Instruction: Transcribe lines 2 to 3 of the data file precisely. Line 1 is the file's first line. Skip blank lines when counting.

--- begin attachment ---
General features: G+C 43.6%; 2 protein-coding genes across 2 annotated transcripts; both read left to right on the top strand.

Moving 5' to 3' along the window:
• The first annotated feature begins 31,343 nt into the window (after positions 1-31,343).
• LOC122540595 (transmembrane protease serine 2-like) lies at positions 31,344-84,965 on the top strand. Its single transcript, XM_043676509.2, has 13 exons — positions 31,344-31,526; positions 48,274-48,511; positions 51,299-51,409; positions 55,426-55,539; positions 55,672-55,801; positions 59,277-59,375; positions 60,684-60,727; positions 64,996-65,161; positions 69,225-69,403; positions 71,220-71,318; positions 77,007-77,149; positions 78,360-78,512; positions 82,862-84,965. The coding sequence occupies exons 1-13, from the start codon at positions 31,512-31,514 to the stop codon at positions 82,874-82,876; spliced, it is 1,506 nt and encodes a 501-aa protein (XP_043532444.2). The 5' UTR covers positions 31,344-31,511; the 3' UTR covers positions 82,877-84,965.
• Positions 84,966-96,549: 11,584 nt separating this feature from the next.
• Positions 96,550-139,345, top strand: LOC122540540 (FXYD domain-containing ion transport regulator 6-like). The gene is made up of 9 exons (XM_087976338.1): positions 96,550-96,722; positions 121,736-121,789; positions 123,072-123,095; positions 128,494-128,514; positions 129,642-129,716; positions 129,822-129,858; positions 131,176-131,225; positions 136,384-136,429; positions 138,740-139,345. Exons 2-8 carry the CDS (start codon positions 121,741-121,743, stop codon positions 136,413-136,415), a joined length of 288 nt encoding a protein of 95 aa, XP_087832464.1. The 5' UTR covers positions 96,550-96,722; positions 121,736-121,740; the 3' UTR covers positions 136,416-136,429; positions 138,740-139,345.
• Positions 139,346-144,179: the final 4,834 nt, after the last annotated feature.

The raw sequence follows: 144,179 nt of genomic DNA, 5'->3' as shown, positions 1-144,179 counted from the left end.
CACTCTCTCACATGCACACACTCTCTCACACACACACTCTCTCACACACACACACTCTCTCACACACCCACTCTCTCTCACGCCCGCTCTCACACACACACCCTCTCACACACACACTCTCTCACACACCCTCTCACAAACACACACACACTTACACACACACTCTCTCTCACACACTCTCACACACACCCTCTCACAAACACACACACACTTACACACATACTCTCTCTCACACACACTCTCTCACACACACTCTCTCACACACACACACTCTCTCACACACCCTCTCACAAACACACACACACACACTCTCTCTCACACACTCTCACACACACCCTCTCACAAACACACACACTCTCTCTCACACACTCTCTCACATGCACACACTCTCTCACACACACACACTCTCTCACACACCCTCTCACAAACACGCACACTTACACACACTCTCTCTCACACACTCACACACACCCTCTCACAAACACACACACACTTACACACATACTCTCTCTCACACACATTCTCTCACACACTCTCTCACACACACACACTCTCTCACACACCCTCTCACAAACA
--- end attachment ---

Moving 5' to 3' along the window:
• The first annotated feature begins 31,343 nt into the window (after positions 1-31,343).